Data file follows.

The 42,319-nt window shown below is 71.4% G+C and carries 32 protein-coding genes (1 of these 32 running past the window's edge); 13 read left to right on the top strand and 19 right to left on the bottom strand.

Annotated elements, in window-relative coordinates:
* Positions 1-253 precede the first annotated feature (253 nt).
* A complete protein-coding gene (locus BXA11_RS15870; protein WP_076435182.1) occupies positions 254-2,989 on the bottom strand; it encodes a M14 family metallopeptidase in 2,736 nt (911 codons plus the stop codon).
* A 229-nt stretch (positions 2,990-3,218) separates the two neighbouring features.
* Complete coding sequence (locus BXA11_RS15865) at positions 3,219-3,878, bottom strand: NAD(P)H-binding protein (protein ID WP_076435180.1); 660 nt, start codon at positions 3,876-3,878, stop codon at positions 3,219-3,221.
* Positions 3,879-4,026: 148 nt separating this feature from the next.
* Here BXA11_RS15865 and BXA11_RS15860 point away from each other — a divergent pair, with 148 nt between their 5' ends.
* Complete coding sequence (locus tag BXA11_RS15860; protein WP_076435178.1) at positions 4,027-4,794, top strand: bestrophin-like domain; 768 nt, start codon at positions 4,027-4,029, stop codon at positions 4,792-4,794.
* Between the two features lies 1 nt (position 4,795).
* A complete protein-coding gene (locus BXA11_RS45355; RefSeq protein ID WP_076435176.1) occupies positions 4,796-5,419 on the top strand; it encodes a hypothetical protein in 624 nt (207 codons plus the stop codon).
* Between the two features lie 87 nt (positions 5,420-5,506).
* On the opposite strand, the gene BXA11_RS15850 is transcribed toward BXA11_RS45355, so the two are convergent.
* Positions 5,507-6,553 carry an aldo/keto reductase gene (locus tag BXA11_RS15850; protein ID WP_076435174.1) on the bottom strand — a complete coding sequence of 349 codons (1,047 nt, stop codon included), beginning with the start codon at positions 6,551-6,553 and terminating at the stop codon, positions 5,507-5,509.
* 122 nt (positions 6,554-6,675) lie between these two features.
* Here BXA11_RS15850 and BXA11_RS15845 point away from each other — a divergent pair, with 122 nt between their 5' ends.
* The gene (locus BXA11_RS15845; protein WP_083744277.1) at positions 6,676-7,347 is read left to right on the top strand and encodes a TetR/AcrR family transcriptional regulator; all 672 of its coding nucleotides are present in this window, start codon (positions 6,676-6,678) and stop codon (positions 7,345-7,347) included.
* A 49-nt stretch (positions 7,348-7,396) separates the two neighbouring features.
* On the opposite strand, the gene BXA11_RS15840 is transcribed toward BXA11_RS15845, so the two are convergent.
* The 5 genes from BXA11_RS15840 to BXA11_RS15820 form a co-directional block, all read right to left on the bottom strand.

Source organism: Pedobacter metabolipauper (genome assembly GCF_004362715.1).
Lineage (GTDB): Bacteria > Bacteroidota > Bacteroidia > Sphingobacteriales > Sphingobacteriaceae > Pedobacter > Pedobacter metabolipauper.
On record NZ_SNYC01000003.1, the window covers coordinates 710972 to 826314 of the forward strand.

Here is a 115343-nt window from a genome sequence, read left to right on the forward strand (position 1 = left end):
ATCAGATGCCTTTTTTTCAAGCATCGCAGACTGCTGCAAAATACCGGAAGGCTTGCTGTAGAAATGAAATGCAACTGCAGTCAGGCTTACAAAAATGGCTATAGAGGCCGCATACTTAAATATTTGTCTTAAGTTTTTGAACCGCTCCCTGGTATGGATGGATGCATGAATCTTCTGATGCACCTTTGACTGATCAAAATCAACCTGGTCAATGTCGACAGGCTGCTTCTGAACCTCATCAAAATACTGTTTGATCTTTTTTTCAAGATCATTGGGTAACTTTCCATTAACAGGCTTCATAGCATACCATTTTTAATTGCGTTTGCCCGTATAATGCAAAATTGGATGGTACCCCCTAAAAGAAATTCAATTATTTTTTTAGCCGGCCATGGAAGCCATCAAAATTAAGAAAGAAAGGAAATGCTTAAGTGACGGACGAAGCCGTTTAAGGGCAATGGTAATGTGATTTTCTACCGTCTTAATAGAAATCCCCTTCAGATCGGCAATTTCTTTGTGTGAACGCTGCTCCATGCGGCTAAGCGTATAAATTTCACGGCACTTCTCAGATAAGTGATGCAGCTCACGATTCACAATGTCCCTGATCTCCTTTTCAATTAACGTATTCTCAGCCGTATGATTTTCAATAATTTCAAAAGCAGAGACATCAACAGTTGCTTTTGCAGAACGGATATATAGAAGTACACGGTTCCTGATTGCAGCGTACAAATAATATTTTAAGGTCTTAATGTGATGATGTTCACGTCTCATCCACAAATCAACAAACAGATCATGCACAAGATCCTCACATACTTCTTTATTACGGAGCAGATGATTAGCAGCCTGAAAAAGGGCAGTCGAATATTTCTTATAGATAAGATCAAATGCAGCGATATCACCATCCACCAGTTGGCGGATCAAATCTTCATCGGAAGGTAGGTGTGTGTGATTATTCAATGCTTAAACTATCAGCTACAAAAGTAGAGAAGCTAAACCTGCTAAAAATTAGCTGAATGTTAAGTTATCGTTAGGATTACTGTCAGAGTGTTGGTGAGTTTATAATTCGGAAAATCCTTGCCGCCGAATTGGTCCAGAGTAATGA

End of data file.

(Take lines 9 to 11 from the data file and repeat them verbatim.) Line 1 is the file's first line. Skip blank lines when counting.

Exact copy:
* Complete coding sequence (locus tag BXA11_RS15860; protein WP_076435178.1) at positions 4,027-4,794, top strand: bestrophin-like domain; 768 nt, start codon at positions 4,027-4,029, stop codon at positions 4,792-4,794.
* Between the two features lies 1 nt (position 4,795).
* A complete protein-coding gene (locus BXA11_RS45355; RefSeq protein ID WP_076435176.1) occupies positions 4,796-5,419 on the top strand; it encodes a hypothetical protein in 624 nt (207 codons plus the stop codon).